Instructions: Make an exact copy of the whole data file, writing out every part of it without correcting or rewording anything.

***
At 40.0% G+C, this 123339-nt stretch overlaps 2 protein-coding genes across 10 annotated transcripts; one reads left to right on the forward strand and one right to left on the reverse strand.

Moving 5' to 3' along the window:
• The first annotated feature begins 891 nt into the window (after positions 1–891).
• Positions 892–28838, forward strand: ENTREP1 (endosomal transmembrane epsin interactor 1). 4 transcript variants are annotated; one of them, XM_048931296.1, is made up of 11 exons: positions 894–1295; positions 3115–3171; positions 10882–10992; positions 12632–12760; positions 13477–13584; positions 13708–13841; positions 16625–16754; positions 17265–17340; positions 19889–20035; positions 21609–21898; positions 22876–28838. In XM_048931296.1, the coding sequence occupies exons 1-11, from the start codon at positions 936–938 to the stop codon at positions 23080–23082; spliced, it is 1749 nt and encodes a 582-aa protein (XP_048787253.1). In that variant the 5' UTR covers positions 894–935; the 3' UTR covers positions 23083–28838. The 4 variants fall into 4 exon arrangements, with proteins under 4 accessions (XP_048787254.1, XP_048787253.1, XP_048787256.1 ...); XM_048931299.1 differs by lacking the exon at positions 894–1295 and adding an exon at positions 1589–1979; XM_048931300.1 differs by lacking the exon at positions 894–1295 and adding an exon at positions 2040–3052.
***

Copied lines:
At 40.0% G+C, this 123339-nt stretch overlaps 2 protein-coding genes across 10 annotated transcripts; one reads left to right on the forward strand and one right to left on the reverse strand.

Moving 5' to 3' along the window:
• The first annotated feature begins 891 nt into the window (after positions 1–891).
• Positions 892–28838, forward strand: ENTREP1 (endosomal transmembrane epsin interactor 1). 4 transcript variants are annotated; one of them, XM_048931296.1, is made up of 11 exons: positions 894–1295; positions 3115–3171; positions 10882–10992; positions 12632–12760; positions 13477–13584; positions 13708–13841; positions 16625–16754; positions 17265–17340; positions 19889–20035; positions 21609–21898; positions 22876–28838. In XM_048931296.1, the coding sequence occupies exons 1-11, from the start codon at positions 936–938 to the stop codon at positions 23080–23082; spliced, it is 1749 nt and encodes a 582-aa protein (XP_048787253.1). In that variant the 5' UTR covers positions 894–935; the 3' UTR covers positions 23083–28838. The 4 variants fall into 4 exon arrangements, with proteins under 4 accessions (XP_048787254.1, XP_048787253.1, XP_048787256.1 ...); XM_048931299.1 differs by lacking the exon at positions 894–1295 and adding an exon at positions 1589–1979; XM_048931300.1 differs by lacking the exon at positions 894–1295 and adding an exon at positions 2040–3052.